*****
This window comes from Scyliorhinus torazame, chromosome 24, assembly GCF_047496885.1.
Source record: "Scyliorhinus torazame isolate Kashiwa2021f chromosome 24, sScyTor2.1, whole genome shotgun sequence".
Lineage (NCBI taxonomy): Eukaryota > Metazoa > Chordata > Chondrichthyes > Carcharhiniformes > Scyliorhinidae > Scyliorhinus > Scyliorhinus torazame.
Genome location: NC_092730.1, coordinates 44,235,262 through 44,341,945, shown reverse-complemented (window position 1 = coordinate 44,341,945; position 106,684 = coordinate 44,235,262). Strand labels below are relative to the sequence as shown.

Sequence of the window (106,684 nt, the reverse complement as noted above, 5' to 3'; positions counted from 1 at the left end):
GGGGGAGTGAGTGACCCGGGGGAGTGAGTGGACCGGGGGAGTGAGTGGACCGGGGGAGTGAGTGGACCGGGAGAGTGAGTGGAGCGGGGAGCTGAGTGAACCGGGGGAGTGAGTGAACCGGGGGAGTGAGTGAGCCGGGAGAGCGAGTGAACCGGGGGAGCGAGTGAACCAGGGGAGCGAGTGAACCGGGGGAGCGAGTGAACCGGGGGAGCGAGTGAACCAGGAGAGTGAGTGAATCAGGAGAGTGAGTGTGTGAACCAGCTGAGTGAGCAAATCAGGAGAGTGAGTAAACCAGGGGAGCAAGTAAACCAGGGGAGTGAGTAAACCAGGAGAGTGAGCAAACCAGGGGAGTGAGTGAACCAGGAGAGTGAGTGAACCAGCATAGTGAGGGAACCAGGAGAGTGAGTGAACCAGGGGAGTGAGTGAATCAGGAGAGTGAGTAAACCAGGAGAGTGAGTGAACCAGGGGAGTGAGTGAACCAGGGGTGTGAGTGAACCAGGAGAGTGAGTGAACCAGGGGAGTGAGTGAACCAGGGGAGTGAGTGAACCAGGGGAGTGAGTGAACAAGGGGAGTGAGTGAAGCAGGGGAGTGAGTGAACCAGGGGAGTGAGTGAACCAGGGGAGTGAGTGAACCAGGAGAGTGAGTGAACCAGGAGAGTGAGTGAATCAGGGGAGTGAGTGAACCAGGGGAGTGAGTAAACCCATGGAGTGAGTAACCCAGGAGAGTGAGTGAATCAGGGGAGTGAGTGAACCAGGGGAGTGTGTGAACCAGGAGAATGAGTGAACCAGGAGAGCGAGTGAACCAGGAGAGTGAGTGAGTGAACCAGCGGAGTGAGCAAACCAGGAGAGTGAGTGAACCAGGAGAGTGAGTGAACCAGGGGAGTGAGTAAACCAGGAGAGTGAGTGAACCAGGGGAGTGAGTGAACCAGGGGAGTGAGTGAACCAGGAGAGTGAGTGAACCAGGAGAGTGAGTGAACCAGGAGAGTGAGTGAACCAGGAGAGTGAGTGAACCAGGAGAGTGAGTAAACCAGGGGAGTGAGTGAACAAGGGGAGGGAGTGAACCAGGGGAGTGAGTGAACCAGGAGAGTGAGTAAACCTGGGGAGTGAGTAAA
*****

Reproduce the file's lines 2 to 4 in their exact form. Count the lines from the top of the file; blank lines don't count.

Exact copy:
Source record: "Scyliorhinus torazame isolate Kashiwa2021f chromosome 24, sScyTor2.1, whole genome shotgun sequence".
Lineage (NCBI taxonomy): Eukaryota > Metazoa > Chordata > Chondrichthyes > Carcharhiniformes > Scyliorhinidae > Scyliorhinus > Scyliorhinus torazame.
Genome location: NC_092730.1, coordinates 44,235,262 through 44,341,945, shown reverse-complemented (window position 1 = coordinate 44,341,945; position 106,684 = coordinate 44,235,262). Strand labels below are relative to the sequence as shown.